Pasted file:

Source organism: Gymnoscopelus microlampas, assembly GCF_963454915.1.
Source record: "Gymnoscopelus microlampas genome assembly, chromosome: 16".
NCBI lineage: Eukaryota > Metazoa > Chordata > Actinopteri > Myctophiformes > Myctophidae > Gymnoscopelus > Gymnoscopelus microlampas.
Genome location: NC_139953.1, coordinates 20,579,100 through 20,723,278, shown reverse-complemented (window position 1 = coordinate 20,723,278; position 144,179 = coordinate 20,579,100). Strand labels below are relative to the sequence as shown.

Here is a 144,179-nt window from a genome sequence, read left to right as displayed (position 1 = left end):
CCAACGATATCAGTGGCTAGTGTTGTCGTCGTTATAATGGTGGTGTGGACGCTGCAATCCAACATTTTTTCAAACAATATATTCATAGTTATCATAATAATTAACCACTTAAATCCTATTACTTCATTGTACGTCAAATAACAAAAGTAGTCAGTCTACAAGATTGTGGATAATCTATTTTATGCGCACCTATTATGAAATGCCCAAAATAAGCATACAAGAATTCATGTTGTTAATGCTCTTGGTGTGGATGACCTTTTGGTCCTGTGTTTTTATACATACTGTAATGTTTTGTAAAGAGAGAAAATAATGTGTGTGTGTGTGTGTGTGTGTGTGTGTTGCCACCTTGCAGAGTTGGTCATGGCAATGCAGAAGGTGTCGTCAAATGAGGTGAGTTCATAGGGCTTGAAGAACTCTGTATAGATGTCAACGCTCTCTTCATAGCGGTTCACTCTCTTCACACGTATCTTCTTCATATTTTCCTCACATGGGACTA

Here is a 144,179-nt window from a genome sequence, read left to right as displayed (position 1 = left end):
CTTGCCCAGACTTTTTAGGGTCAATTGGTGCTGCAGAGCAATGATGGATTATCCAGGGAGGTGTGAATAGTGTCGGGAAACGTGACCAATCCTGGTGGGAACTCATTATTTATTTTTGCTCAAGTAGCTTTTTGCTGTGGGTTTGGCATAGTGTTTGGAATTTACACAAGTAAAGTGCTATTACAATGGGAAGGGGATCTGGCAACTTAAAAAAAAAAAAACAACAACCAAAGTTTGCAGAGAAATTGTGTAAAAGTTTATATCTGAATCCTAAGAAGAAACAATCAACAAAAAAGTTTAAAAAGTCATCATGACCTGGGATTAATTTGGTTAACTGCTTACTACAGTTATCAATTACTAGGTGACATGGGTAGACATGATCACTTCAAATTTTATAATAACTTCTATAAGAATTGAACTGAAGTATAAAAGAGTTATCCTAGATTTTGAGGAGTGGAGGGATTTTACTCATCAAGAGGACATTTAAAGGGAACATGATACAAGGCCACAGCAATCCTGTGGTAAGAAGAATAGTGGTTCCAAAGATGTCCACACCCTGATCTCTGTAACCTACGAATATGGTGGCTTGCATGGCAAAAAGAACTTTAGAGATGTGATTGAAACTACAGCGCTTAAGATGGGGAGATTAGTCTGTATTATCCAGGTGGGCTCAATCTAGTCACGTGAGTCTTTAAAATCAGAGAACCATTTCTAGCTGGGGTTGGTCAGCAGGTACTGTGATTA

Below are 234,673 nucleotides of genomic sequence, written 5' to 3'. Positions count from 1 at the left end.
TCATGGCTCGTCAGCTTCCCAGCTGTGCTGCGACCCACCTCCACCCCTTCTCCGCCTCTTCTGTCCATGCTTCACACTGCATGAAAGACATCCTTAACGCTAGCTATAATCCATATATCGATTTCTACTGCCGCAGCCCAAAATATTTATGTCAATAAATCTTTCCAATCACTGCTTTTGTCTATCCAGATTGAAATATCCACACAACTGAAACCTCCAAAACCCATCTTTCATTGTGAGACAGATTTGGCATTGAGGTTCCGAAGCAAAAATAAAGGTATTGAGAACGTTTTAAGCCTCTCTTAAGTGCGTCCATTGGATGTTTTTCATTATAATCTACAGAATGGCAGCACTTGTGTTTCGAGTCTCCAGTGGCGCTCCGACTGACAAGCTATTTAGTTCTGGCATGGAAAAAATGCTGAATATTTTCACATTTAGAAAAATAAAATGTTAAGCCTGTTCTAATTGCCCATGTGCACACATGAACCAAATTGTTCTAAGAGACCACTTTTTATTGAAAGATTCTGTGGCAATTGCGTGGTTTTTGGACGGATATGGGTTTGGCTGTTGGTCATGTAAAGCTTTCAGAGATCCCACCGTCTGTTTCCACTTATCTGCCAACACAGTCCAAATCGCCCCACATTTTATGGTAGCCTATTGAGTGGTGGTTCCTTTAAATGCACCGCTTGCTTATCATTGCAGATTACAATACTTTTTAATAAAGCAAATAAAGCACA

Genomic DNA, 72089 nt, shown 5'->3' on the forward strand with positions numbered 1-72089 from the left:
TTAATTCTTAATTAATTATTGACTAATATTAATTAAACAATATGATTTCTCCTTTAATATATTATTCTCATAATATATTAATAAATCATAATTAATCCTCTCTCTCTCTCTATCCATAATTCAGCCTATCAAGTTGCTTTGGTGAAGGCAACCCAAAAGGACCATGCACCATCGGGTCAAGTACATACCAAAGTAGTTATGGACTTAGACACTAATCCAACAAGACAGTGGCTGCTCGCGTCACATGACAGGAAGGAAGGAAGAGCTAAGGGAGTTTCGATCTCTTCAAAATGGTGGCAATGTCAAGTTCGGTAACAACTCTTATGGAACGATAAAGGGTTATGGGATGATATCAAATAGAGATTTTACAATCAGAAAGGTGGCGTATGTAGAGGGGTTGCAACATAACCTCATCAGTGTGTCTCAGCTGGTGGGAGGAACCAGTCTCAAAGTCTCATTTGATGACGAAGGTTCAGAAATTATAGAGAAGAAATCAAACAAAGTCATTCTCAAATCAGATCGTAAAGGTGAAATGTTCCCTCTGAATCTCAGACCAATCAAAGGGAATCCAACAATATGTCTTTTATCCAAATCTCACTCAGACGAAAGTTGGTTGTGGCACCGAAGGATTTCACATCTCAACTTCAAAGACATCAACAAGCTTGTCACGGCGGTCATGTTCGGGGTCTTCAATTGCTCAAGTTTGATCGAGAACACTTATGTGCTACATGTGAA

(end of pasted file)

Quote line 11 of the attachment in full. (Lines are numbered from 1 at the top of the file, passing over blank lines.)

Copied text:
Genomic DNA, 72089 nt, shown 5'->3' on the forward strand with positions numbered 1-72089 from the left: